Fig. 1.

LIN5 expression in the conductive tissues of the developing tomato fruit. In situ localization of LIN5 transcripts in a longitudinal section of an ovary at anthesis showing expression mainly in the conductive tissues within the placenta that lead to the developing seeds as well as the surrounding pericarp.

Table 1.

IL9-2-5 effects on invertase activity in flowers. Invertase activity (mmol reducing sugars per gram fresh weight per hour) was determined in the insoluble fraction of ovaries before anthesis and during anthesis. Mean values were calculated based on five replicates of 10 ovaries each (±TE).

Genotype/stage Cell wall invertase activity
Preanthesis Anthesis
M82 9.5 ± 4.1 20.4 ± 4.1
IL9-2-5 32.0 ± 4.1 63.2 ± 4.1

The fact that the IL9-2-5 differed from the control for enzyme activity in flowers did not mean that these differences map to the same LIN5 interval as the fruit sugar QTL, which is manifested 50 days after flowering. An example for the complexity of the genetic factors that regulate quantitative traits was revealed for Drosophila alleles of alcohol dehydrogenase of differing activity, which is controlled by at least three different zones of the gene (18). To evaluate whether the differences in CW invertase activity were associated with the 484–base pair B QTL interval, we assayed the high-resolution recombinant families that span the gene (Fig. 2). The mapping analysis demonstrates that mature fruit B and CW invertase activity in flower ovaries are associated with the same LIN5 interval. The data presented so far imply that the three amino acid differences in the third exon are responsible for the QTL effects (Fig. 3A).

Fig. 2.

Map of the effect of Brix9-2-5 on B and on CW invertase activity. Each recombinant is shown by a combination of empty and hatched bars, representing the S. lycopersicum and S. pennellii sequence, respectively. Each SNP is represented by its position in the S. pennellii (top) and S. lycopersicum nucleotides. The SNP2878, which underlines the QTN effects, is boxed. Phenotypic effects of each recombinant family's alleles on the B and the CW invertase activity is shown as the percentage difference from the S. lycopersicum line. Full bars and asterisks denote a significant difference from the control (P < 0.001).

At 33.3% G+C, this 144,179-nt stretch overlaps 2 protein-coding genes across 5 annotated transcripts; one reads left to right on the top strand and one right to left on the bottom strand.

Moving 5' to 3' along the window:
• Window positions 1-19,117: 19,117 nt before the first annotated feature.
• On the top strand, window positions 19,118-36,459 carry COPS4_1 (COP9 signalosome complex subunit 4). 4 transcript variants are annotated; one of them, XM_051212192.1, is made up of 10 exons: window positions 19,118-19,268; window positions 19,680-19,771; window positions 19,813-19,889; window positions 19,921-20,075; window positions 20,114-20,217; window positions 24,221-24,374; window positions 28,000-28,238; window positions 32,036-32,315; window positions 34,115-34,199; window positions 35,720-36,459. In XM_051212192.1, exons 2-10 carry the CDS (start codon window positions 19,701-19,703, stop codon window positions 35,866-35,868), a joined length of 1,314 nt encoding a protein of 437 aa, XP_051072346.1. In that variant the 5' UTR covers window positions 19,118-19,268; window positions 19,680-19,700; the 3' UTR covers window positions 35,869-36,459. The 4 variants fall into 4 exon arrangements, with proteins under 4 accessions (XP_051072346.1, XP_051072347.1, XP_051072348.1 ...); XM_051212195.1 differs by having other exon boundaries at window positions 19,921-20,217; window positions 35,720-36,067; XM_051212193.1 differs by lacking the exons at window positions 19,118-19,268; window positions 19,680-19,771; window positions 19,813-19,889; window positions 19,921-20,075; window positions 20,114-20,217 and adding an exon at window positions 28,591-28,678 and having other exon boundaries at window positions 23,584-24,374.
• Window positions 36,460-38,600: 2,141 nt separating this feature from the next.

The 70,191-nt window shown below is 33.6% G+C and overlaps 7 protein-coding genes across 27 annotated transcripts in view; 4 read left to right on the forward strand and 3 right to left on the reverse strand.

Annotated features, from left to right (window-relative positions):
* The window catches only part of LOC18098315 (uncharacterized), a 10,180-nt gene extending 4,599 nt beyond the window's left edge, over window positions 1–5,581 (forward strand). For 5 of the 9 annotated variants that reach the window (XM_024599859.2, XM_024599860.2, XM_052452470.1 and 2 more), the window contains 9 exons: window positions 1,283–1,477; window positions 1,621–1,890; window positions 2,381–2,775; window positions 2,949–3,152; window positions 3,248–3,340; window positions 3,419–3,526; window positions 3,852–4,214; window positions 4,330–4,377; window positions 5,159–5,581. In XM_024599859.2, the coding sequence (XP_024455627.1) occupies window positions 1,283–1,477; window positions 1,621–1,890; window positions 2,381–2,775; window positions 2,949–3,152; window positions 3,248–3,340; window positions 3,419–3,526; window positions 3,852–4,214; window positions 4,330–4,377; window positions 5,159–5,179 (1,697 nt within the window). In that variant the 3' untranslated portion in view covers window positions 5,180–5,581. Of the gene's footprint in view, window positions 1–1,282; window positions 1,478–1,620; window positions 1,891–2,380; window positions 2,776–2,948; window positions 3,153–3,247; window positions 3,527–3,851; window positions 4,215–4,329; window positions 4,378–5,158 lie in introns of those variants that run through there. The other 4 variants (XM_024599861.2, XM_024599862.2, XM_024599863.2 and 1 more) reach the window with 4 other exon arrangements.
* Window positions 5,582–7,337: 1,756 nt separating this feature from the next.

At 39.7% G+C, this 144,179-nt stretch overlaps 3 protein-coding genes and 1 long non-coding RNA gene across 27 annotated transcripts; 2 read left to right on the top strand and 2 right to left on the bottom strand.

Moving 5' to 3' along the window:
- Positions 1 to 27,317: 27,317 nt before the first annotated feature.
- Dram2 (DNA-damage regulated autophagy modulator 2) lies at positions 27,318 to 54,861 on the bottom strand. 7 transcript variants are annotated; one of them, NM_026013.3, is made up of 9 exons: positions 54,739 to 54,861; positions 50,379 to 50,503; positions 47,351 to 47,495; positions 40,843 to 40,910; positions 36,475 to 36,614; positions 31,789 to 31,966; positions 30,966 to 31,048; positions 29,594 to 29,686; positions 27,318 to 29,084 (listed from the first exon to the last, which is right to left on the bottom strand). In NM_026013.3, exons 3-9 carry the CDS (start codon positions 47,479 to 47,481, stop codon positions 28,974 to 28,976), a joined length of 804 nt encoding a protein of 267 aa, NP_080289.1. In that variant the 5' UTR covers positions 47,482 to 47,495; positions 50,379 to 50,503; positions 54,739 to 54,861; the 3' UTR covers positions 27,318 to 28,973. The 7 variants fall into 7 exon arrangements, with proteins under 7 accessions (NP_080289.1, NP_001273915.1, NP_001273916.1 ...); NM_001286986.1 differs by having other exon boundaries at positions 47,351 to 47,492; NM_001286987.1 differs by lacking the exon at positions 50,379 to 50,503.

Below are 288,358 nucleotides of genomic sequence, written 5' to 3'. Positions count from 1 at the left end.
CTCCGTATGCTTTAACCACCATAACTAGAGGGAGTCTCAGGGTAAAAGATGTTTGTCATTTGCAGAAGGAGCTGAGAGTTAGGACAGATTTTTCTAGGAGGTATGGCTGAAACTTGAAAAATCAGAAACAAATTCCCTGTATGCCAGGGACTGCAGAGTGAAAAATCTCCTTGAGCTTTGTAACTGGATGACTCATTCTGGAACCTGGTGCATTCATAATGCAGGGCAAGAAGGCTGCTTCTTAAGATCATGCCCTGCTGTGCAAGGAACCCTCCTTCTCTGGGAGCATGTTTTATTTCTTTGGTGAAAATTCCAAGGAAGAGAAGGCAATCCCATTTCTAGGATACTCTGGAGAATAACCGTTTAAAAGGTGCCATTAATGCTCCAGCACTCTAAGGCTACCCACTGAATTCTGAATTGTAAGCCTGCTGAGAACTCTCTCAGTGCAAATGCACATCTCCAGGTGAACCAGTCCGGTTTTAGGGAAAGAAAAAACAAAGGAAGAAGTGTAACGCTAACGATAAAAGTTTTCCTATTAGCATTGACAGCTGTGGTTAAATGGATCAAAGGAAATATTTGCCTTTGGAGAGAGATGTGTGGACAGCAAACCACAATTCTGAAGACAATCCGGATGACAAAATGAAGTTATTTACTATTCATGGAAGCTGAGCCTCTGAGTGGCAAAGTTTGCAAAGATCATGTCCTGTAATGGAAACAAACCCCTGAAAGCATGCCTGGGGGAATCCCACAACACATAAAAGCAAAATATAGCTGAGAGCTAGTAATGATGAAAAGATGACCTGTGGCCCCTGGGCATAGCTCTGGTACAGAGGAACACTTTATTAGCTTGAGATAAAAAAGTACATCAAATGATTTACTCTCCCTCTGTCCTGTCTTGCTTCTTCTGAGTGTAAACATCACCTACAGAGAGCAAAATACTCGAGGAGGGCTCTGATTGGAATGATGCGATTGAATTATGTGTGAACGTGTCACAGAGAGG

Fig. 3.

Alignment of the Brix9-2-5 peptide sequence (28). (A) Tomato species Brix9-2-5 allelic series. The relevant three amino acid substitutions between S. lycopersicum and S. pennellii are in bold. The phenotypic effect (+, present; –, absent) of the wild species' alleles located along the short arm of chromosome 9 on B is indicated on the right and is based on multiple-site testings of advanced backcross populations (1821). (B) Sequence alignment of the protein region spanning Brix9-2-5 in several plants showing a conserved aspartate (D).

Interspecific advanced backcross breeding populations in tomato involving S. pimpinelifollium, S. habrochaites, S. neorickii, and a different accession of S. pennellii (LA1657) from that used for the IL construction were next assayed for yield-associated traits (including B) in three to seven locations. Brix9-2-5 maps to the middle of the short arm of chromosome 9; none of these populations revealed a B QTL on the short arm of chromosome 9, in any of the sites tested (1922) (Fig. 3A). Sequencing of the QTL region of LIN5 from the above accessions showed that they all share the Asp366 and Val373 residues with S. pennellii (LA716). However, Asp348 was uniquely associated with LA716 (Fig. 3A). Interestingly, multiple alignment of LIN5 with its duplicated family members (LIN6, LIN7, and LIN8) and other plant invertases exposed aspartate as a conserved residue at this position (Fig. 3B), suggesting a nonneutral role for this amino acid.